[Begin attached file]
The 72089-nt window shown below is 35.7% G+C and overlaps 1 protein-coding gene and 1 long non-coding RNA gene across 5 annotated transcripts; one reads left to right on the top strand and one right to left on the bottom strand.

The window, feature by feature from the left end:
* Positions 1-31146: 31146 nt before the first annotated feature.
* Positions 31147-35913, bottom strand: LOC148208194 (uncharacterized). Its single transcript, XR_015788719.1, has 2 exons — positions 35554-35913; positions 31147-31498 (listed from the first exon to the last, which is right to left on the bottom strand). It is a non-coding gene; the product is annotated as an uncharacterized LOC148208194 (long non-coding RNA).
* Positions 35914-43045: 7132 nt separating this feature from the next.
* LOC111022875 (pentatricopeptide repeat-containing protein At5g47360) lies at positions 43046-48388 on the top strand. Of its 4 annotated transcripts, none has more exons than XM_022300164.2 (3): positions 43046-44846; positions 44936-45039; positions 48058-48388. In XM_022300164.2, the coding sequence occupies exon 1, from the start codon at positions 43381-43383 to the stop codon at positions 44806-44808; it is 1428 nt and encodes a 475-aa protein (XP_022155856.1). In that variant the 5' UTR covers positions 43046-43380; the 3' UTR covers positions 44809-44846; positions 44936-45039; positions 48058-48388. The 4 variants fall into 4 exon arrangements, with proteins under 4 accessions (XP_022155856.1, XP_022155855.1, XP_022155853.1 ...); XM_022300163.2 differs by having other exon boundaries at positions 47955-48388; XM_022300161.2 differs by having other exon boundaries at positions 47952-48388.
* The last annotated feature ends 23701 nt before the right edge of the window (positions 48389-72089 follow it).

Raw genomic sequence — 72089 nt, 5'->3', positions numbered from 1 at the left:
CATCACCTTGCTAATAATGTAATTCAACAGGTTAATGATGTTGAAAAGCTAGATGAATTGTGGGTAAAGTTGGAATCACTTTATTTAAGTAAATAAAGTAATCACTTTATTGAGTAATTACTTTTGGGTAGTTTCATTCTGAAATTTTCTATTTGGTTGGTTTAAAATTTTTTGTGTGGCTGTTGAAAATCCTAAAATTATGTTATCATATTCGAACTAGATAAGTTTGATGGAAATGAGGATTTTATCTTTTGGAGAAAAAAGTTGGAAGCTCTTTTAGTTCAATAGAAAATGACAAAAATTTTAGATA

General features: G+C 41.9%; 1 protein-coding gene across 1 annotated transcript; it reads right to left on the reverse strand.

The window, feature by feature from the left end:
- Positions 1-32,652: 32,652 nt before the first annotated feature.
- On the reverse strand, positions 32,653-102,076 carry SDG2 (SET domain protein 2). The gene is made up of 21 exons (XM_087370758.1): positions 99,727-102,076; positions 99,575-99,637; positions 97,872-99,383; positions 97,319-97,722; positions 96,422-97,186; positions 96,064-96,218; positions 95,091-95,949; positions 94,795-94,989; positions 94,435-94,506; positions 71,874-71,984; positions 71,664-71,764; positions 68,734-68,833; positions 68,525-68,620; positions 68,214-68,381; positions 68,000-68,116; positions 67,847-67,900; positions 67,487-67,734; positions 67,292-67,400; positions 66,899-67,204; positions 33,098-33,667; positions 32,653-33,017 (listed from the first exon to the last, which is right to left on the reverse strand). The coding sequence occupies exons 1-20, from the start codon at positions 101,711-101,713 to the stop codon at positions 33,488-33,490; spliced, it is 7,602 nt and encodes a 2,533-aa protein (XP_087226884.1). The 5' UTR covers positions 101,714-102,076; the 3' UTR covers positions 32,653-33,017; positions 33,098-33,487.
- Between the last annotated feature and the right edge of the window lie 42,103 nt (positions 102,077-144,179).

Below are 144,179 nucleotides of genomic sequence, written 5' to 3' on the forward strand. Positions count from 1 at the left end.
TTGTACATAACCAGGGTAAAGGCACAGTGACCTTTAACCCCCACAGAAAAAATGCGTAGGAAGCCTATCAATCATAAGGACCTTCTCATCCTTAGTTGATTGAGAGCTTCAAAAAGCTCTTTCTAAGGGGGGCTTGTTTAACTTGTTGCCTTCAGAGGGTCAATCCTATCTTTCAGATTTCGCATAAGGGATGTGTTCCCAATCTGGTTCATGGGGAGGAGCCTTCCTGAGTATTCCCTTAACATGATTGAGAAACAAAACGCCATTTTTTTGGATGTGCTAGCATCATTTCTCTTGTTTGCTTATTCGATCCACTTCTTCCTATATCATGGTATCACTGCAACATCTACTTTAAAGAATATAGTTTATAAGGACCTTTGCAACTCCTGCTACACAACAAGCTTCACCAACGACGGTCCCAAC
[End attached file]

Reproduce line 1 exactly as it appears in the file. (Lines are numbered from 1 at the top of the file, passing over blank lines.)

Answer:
The 72089-nt window shown below is 35.7% G+C and overlaps 1 protein-coding gene and 1 long non-coding RNA gene across 5 annotated transcripts; one reads left to right on the top strand and one right to left on the bottom strand.